Dr. M.J. Bazos, Patient Handout

About Your Diagnosis

Tinea corporis is a common superficial skin infection caused by a fungus. Although frequently called ringworm, it is actually caused by a very common fungus. This minor skin infection occurs worldwide and is usually transmitted by contact from infected humans and animals, as well as from clothing, towels, or anywhere the fungus may come to rest, such as showers. Tinea corporis is usually diagnosed on visual inspection, but occasionally a microscopic analysis or culture may be helpful. It is usually cured with 2–4 weeks of treatment.

Living With Your Diagnosis
Involved areas on the skin are well-defined, slightly raised, somewhat circular patches. They are usually red or discolored and have a central clearing. There can be scaling or small blisters present. Itching is common. Scratching can cause swelling, weeping, and secondary infection. Scratching can also cause the infection to spread to other parts of the body.

Apply a topical antifungal cream or ointment available without a prescription from any pharmacy, or use the medication prescribed by your doctor. Creams should be continued for 7 days after the area has cleared to prevent recurrence. Treat all affected areas no matter how small, even those that may have just started. If you have been prescribed medication to take orally, be certain to complete the entire course of therapy.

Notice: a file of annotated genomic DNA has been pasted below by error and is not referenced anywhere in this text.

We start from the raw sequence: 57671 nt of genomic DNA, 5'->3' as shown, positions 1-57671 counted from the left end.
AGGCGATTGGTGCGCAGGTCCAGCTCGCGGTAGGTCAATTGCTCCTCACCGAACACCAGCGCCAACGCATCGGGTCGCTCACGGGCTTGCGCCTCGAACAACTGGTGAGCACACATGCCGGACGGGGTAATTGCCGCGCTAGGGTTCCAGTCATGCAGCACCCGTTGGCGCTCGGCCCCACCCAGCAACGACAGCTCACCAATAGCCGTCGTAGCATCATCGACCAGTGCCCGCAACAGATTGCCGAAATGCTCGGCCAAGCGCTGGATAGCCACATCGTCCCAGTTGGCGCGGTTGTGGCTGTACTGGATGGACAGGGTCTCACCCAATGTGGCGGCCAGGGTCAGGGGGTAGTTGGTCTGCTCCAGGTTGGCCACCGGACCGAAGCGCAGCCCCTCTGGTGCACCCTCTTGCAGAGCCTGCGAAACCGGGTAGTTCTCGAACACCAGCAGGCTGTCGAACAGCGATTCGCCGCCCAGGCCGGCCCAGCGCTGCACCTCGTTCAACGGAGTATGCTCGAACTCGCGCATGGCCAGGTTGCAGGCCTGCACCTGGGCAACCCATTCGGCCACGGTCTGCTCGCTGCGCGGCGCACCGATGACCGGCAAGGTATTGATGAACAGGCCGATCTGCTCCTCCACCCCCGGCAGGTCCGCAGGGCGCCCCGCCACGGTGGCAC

The DOs
• Keep all affected areas clean and dry.
• Wash and dry off, then apply cream.
• Wash towels and bedding more frequently while infected with tinea corporis.
• Check pets for infection. If frequent scratching or abnormal-appearing skin or hair loss exists, consult your veterinarian.
• Wear cotton clothing. Change clothing frequently to prevent skin from becoming damp or moist.
• Periodically inspect skin for early recurrences and treat promptly.

The DON’Ts
• Don’t share bath towels.
• Don’t wear nylon or synthetic clothing over affected areas because this keeps moisture in contact with the skin.
• Avoid wearing clothing that chafes the skin.
• Avoid direct contact with individuals with tinea corporis.

When to Call Your Doctor
• If the rash is not improved after 1–2 weeks of treatment.
• If any signs of a secondary infection exist, such as fever, pus drainage,oozing, crusting, or swelling.
• If any scarring or bleeding occur.